The US President added “all of us who are privileged to serve in positions of political power do so at the will of our people”. Western diplomats also now believe that any meaningful reform will only work if Mr Mubarak moves away from the helm. The European Union’s policy chief, Baroness Ashton, followed Mr Obama’s lead and called on Mr Mubarak to act “as quickly as possible”.
The Egyptian army has called on demonstrators to return home so the country can return to normal. But with the depth of feeling running through ordinary Egyptians, this call is unlikely to be heeded. Many young people taking part in the current demonstrations will settle for nothing less than democratic reform. They agree with opposition leader Mohamed ElBaradei that the current “oppressive” and “authoritarian” regime must end. The Egyptian security forces are widely feared. Amnesty International (AI) has logged many cases of beatings and torture of citizens under arrest and the organization reported 20 deaths in 2008 from such treatment. In 2009, AI noted there was impunity “for most perpetrators….[with] police threatening victims with re-arrest or the arrest of relatives if they lodged complaints”.
But if Egyptians have lived with this kind of regime for many decades, why are ordinary people rising up against it now? Experts believe a number of factors are involved. One is that young people (aged 15-24) currently make up the largest group in Egypt’s population and they are ambitious and hungry for a better life. Literacy has risen sharply in recent decades (85 per cent of those aged 15-24 are literate) and with access to technology like the internet, this generation can read what is happening in places such as Tunisia and also see the wealthier lifestyles available in other countries.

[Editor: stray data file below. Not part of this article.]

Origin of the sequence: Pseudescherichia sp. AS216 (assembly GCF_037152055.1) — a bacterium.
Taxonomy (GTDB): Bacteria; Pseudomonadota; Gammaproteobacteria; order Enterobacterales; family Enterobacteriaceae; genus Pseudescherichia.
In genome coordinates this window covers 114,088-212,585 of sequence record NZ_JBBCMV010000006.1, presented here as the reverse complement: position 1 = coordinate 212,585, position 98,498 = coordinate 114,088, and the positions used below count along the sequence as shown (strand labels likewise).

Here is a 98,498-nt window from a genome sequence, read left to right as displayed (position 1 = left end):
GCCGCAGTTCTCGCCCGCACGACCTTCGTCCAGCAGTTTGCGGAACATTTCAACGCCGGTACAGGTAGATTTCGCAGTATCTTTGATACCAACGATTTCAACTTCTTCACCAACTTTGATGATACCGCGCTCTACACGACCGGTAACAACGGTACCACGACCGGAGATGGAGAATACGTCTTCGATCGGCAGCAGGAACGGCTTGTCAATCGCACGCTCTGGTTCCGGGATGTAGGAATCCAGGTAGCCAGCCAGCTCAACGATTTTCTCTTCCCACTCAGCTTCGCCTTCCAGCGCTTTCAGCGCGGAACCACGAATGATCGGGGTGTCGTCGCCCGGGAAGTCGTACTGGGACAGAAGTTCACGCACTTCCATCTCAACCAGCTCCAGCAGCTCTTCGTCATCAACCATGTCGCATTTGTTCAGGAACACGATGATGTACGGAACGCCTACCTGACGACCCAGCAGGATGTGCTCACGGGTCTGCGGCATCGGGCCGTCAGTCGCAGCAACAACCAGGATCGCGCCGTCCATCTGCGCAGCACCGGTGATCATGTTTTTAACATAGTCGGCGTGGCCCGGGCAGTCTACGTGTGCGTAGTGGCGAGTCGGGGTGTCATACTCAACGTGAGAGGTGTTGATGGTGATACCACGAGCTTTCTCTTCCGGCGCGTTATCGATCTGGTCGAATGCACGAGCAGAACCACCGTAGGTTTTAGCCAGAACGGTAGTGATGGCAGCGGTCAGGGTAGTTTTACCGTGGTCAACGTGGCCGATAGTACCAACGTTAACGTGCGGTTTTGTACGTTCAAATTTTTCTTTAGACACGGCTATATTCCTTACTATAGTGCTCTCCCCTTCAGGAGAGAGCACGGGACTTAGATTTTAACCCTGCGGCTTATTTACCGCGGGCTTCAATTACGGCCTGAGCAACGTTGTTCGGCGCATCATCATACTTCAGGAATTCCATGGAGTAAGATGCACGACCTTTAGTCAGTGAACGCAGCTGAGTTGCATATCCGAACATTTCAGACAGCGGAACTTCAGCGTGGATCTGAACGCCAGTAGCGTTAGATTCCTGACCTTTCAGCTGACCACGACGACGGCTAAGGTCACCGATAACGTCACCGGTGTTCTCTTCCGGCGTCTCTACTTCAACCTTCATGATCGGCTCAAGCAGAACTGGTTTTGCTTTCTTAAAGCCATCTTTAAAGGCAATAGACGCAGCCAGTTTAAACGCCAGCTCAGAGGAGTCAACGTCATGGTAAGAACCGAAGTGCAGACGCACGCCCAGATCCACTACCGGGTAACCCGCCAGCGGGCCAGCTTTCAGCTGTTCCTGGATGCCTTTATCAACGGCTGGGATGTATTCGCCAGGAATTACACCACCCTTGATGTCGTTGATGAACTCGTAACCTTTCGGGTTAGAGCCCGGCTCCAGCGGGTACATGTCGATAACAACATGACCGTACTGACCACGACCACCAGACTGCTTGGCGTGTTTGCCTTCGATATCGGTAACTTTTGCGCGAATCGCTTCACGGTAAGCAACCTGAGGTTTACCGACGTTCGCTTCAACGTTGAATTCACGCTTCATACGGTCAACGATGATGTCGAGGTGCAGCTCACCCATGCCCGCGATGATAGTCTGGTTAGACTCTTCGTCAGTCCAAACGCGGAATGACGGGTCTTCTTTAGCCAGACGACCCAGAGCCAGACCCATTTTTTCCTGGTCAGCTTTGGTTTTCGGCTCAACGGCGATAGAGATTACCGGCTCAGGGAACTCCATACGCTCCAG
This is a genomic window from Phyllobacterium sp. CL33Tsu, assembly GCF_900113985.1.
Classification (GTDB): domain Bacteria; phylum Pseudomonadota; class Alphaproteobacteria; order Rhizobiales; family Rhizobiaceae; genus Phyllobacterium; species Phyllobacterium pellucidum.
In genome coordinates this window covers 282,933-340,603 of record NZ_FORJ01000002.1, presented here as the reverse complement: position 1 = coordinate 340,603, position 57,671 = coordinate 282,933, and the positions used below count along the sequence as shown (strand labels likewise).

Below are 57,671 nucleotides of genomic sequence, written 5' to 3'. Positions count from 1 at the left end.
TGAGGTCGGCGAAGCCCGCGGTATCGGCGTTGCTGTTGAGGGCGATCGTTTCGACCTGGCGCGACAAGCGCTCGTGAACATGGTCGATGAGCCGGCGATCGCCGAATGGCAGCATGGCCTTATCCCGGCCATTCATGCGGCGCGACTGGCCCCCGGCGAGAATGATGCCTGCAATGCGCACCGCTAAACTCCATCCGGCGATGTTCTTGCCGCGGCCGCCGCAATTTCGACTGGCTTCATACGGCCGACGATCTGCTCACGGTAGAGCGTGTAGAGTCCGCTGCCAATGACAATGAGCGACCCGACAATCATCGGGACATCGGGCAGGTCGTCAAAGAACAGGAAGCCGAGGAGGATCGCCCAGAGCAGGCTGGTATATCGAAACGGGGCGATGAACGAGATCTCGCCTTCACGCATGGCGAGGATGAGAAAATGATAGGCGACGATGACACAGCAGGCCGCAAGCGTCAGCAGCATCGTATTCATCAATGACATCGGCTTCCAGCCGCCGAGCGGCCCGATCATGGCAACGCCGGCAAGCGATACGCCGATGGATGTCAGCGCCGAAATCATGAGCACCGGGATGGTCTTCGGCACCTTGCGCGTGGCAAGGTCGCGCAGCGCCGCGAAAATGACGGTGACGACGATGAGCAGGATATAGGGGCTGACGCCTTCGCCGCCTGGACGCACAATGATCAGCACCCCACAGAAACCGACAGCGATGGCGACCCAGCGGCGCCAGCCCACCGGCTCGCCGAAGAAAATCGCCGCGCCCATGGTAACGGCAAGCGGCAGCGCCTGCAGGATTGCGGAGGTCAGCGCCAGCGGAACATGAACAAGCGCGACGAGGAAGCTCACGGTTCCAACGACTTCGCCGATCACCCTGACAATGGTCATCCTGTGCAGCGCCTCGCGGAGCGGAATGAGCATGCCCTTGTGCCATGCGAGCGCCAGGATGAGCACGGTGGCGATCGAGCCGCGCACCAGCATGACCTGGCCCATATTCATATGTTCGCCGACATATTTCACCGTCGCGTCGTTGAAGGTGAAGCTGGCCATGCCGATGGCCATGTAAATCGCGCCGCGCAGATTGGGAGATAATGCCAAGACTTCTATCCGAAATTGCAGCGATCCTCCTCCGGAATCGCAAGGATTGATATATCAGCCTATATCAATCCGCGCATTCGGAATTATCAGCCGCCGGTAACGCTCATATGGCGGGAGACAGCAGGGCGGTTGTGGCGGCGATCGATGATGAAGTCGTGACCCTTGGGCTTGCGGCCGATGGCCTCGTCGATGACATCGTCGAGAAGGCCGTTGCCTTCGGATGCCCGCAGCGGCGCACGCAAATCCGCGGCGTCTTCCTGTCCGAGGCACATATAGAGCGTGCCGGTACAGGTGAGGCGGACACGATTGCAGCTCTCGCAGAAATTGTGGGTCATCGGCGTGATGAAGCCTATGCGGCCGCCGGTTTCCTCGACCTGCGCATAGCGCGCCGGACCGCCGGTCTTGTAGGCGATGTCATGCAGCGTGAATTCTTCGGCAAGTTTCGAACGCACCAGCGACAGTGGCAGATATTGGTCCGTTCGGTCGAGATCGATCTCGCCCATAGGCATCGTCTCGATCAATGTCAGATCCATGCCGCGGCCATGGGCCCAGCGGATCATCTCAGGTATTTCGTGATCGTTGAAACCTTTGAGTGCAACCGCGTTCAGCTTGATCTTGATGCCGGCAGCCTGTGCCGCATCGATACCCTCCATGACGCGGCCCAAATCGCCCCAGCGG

For all Egypt’s economic growth and abundant natural resources, most Egyptians remain poor. Four-fifths of families exist on less than 250 dollars per month. And where incomes are lowest, people often live in squalid housing where there is no sewage system or rubbish disposal. According to the World Bank, an estimated 16 million Egyptians live in informal squatter-type settlements. And conditions for the poorest are becoming worse with overcrowding. Egypt’s population has doubled in size in just 30 years, from 44 million in 1980 to 84 million today, with everybody crammed into less than 5 per cent of the land. Last year, the UN Children’s Fund (UNICEF) raised the alarm that the lives of many children in Egypt were getting worse. The organisation reported that 1.6 million under fives were experiencing some kind of health or food deprivation and around 5 million children were living in inadequate housing, without proper shelter, water and sanitation.
With low wages and increasing poverty, an added anxiety for many Egyptians over the last months has been the rise in food prices, specifically in wheat. Bread is the staple of Egyptian diet and with wheat prices having risen 50-70 per cent last year, the cost of buying loaves has been devastating for many families. Some experts therefore believe food shortages have played a pivotal role in the current unrest. Today, scenes in Cairo show anti-government demonstrators clashing with groups of pro-Mubarak supporters in hand-to-hand fighting which has left a number of people injured. But for many Egyptians, today’s fight isn’t so much about political change, but the growing struggle to feed their families and create a better life for their children.
By Laurinda Luffman for SOS Children